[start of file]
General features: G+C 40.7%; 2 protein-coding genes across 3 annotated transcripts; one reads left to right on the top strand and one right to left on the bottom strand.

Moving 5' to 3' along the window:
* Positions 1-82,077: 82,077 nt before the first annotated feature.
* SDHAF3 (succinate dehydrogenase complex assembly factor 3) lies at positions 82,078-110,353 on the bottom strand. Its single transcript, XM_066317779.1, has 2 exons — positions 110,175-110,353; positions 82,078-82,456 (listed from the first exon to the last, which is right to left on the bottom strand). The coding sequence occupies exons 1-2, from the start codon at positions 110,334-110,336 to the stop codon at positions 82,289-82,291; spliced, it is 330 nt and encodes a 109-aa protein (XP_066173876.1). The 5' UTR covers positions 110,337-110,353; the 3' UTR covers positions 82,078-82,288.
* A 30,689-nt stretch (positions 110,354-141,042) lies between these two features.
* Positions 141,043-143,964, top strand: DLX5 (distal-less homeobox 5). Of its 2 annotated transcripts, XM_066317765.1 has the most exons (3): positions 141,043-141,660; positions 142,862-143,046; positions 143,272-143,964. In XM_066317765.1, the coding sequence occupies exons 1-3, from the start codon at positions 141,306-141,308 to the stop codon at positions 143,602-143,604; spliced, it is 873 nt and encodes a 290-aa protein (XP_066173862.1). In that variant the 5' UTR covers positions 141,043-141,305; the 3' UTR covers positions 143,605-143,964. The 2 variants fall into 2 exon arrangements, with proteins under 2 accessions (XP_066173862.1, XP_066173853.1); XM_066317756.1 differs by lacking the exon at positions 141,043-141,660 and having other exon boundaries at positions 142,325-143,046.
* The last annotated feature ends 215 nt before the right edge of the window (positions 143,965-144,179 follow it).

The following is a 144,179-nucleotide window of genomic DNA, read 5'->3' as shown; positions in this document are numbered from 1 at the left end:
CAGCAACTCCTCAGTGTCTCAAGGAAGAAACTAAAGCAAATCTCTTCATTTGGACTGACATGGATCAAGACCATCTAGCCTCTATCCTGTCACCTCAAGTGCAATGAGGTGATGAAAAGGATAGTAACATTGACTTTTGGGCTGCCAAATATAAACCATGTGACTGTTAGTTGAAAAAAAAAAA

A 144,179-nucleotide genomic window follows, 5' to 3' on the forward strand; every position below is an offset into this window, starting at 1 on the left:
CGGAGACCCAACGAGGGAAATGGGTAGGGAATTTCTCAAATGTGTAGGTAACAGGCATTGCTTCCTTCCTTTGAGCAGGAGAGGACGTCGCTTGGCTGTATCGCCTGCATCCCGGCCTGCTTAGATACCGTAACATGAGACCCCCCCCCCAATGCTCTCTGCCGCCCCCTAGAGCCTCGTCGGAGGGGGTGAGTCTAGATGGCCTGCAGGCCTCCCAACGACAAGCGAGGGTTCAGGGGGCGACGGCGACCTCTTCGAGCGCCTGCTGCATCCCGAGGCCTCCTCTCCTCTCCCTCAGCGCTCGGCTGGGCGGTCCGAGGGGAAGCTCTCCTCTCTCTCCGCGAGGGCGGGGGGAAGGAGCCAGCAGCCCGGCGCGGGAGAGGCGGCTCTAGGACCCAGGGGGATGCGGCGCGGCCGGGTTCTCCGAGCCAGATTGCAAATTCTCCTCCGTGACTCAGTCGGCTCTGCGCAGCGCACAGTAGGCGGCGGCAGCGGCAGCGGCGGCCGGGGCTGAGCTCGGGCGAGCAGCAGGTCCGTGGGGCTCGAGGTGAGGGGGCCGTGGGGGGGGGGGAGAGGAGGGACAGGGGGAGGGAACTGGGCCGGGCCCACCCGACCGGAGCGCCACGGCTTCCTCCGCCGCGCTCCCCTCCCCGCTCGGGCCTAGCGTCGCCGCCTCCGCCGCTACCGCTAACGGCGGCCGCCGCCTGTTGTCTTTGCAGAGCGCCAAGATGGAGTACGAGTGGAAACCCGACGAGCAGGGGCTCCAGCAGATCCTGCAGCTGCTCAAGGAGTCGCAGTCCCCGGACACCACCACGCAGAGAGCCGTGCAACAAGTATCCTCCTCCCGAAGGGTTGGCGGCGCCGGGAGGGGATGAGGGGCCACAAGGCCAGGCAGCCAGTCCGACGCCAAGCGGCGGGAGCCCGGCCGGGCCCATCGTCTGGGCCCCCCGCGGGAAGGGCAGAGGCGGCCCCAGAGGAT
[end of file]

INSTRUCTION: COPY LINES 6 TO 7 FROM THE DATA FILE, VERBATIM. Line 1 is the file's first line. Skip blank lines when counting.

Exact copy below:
* Positions 141,043-143,964, top strand: DLX5 (distal-less homeobox 5). Of its 2 annotated transcripts, XM_066317765.1 has the most exons (3): positions 141,043-141,660; positions 142,862-143,046; positions 143,272-143,964. In XM_066317765.1, the coding sequence occupies exons 1-3, from the start codon at positions 141,306-141,308 to the stop codon at positions 143,602-143,604; spliced, it is 873 nt and encodes a 290-aa protein (XP_066173862.1). In that variant the 5' UTR covers positions 141,043-141,305; the 3' UTR covers positions 143,605-143,964. The 2 variants fall into 2 exon arrangements, with proteins under 2 accessions (XP_066173862.1, XP_066173853.1); XM_066317756.1 differs by lacking the exon at positions 141,043-141,660 and having other exon boundaries at positions 142,325-143,046.
* The last annotated feature ends 215 nt before the right edge of the window (positions 143,965-144,179 follow it).